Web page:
Coming out the other side of this pandemic, companies are going to be looking at the expensive real estate they own, with regard to office space, and realize there’s another way of doing business. That way of doing business will create a new and more permanent wave of remote workers.
Nora Dunn, Author of How to Get Free Accommodation Around the World and Founder of “The Professional Hobo”
In 2006, Nora Dunn was a Certified Financial Planner (CFP) working in Toronto, helping people engineer their finances to attain the life that they wanted. But in doing so, she’d put her own lifelong dream on the backburner: a dream to travel the world not just as a vacation, but in a way that would allow her to truly crack the code of the places she visited.
To achieve that dream, she realized, required a total change of lifestyle. So she sold her financial planning practice and began what would become 12 years of constant travel, establishing herself as The Professional Hobo in the process.
“I realized, all right: I can’t live a life of regrets,” Dunn says. “So I sold everything I owned, with no idea of where I would go, what I would do, or how I would make money. By the way, I don’t recommend that!”
In making the decision to change her life, Dunn cast herself as one of the world’s first digital nomads, long before ‘digital nomad’ was a mainstream term. Across 60 countries and five continents, Dunn blazed a trail for those who would come after her. Along the way she’s apprenticed in shamanic ceremonies in South America, chronicled the Victorian Bush Fires in Australia, and traveled 25,000 kilometers by train from Lisbon to Saigon. One of the things that helped her lifestyle transition become a success was the balance between spontaneity and practicality.
“The financial planner in me never died,” Dunn says. “My financial house was in order before I left. I made sure I had savings. I’d taken care of my debts. I didn’t burn any bridges that I didn’t necessarily want to burn. All that gave me a sense of security while throwing myself into a life of total unknowns.”
That financial good sense is still apparent on Dunn’s blog, where she publishes regular financial case studies of other full-time travelers. A common theme amongst them is that the emphasis need not be on the quantity of one’s earnings, but rather the quality of one’s spending.
That theme carries over to Dunn’s book, How to Get Free Accommodation Around the World, which was borne out of Dunn’s experiences housesitting, volunteering, and ultimately saving over $100,000 on accommodation while traveling.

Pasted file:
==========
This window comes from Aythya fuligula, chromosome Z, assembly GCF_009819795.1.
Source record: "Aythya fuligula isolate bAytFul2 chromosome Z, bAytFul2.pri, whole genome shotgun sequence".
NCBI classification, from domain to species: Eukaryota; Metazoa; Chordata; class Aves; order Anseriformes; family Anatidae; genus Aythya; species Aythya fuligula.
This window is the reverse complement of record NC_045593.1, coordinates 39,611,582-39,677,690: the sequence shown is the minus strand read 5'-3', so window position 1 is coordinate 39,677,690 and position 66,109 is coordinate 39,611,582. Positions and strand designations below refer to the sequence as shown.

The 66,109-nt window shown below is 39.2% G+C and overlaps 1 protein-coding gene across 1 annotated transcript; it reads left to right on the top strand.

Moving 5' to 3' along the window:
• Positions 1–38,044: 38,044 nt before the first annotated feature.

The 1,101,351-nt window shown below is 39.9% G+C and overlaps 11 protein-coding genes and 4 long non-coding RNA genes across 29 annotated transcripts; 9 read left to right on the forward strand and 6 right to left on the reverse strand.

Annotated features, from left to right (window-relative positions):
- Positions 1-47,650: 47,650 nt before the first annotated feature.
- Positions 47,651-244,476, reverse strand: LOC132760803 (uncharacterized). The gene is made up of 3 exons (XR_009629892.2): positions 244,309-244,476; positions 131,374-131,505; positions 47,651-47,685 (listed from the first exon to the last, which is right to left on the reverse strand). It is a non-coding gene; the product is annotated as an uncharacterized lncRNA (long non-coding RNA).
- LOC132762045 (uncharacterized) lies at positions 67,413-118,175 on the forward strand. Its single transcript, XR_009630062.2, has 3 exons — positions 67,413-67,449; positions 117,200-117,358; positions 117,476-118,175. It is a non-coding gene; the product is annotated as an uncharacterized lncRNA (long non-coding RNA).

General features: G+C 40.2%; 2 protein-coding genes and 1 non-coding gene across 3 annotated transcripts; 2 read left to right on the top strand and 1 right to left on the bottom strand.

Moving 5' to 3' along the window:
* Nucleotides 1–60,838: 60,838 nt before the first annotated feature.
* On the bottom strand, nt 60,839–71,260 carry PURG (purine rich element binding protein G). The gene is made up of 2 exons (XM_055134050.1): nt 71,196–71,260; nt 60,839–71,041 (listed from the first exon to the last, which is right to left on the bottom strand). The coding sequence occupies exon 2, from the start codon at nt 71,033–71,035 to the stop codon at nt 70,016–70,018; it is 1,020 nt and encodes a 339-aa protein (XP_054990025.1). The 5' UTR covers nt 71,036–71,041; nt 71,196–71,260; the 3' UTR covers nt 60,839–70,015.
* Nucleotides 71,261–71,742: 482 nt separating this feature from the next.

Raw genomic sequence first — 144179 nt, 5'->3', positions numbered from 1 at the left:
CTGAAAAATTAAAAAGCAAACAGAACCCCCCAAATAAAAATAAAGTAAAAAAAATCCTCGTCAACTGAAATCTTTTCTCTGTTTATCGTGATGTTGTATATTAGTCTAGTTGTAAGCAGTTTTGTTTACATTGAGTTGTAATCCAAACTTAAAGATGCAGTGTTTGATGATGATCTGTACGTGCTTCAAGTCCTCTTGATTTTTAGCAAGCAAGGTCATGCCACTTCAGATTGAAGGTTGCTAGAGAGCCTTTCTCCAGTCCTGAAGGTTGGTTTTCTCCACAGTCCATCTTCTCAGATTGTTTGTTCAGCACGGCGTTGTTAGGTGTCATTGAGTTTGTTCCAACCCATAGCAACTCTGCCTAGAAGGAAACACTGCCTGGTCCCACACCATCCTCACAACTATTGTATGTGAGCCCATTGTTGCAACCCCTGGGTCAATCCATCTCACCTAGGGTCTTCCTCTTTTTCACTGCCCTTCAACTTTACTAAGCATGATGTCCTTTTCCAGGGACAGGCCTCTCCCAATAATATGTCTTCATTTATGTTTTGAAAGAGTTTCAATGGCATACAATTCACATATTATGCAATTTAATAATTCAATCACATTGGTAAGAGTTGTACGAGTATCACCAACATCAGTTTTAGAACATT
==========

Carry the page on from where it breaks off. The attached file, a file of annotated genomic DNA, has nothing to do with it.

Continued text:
“I traveled full time in a financially sustainable way, even in the early years, when my business wasn’t making anything, because I didn’t spend more than I made,” Dunn says. “Part of the reason for that is I was volunteering in trade for free accommodation, which created really enriching experiences around the world that I would have never had if I was just staying in a hotel, a hostel, or even renting an apartment of my own. It’s one of the best things I ever did.”
Since starting her journey over a decade ago, Dunn has witnessed two distinct waves of remote workers:
“There’s going to be a third wave,” Dunn says. “Because of the pandemic, companies around the world have been forced to find a way to have their employees work remotely. Coming out the other side of this pandemic, companies are going to be looking at the expensive real estate they own, with regard to office space, and realize there’s another way of doing business. That way of doing business will create a new and more permanent wave of remote workers.”
Another factor that may contribute to this third wave of remote workers is the digital and physical infrastructure carved out by the first two waves. Cities like Chiang Mai, which had previously been little more than stopovers for the most diligent of backpackers, have become major hubs for remote work, with the infrastructure to match. It’s now possible for a remote worker to show up in Chiang Mai and quickly find a month-to-month furnished condo, strong Wi-Fi, and a bevy of coworking spaces to accommodate them. Entire countries—Barbados, Georgia, and Estonia, to name a few—have begun to roll out long-term visas specifically to entice remote workers.